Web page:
Homeownership has been pushed by the past two presidents and certainly contributed to the financial meltdown that we experienced in 2008 and are still recovering from. I thought that this month’s blog should look at homeownership from where we were, to where we are and looking forward to what the future holds. Many agents have been telling me that fear is holding back buyers and, in some cases, sellers in today's market. Clients have many questions relative to the future of housing in general, as well as effecting their own situations.
If we look back in history, we note that home ownership rates averaged about 63 to 64 percent from 1965 to the early 1990’s. It was then that George W Bush started to push the goal of increased ownership and this was echoed by President Clinton. With the lax lending standards that came into play at that time, we saw ownership rates skyrocket to about 70 percent.
So where are we today? The official rate is 67.1 percent, which is still far higher than the historical average and back at levels not seen since 2001. One thing remains clear and that is that we will certainly see this rate reduce as we continue to see increasing foreclosures.
There are a number of factors, however, that suggest that homeownership rates, although headed lower and back to historic norms, should not overcorrect. These are as follows:
1. Social Policies – as mentioned above, our elected officials like homeowners as it results in neighborhood stability, as well as building equity. However, there needs to be a balance as the excess demand was driven by lax lending that cannot return.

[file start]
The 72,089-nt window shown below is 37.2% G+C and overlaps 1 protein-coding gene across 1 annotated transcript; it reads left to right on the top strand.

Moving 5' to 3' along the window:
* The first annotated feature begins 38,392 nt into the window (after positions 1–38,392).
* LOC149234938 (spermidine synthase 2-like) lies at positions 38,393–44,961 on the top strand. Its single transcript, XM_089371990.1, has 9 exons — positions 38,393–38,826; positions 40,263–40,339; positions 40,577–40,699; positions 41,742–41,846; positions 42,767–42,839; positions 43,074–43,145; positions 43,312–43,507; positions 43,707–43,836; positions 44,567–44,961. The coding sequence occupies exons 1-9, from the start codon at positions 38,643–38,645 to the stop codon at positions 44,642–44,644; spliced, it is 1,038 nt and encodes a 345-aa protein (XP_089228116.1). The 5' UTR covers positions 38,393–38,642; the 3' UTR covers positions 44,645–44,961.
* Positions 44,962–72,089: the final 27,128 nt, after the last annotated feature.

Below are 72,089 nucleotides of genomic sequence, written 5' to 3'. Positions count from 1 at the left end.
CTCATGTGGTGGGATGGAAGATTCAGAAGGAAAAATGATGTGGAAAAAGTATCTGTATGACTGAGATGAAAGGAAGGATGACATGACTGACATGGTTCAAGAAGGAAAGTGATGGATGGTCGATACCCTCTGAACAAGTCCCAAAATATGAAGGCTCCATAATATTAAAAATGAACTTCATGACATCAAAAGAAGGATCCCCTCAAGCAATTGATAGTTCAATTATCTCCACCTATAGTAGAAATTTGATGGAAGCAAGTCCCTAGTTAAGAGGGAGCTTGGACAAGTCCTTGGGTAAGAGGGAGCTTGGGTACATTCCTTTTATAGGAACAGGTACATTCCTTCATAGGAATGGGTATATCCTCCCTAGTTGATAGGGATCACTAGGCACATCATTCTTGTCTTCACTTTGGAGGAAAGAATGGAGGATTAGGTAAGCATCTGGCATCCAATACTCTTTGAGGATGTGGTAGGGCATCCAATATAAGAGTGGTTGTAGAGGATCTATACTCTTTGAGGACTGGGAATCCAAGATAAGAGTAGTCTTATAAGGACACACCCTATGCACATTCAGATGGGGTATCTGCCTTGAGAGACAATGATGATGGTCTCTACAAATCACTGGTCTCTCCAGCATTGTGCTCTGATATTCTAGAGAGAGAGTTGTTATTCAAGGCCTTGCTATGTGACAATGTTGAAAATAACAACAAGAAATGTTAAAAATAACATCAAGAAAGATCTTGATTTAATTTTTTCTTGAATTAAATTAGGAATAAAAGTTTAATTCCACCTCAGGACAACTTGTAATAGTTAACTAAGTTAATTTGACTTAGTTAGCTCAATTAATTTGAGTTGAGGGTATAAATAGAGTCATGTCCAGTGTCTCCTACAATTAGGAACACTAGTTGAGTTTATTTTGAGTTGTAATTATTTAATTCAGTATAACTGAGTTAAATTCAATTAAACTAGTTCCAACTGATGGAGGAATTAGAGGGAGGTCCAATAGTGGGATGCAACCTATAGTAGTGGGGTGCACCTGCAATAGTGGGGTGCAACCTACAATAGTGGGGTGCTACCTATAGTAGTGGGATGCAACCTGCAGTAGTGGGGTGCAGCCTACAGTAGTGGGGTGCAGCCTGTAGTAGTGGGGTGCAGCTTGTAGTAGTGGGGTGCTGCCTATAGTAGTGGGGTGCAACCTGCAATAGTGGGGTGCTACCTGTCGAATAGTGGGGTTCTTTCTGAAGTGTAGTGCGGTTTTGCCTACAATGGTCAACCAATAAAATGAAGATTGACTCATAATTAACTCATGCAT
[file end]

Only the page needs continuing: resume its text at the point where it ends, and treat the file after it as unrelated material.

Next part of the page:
2. General Housing Affordability – With the price declines that we have seen, housing affordability has not been better in many years. Historically low interest rates also impact affordability.
3. Aging Population – as the population ages, ownership rates increase.
4. New Households – the echo boom generation is upon us and every year there are millions of young people who fly the nest, heading out into the world and in need of shelter. This figure far exceeds households lost to death. That being said, as many know, if there are no jobs available, they are likely not to fly without considerable pushing!
So what does this mean? The likelihood of an overcorrection, assuming that lending policies by GSE’s such as Fannie Mae, Freddie Mac, and FHA do not change dramatically, is slim.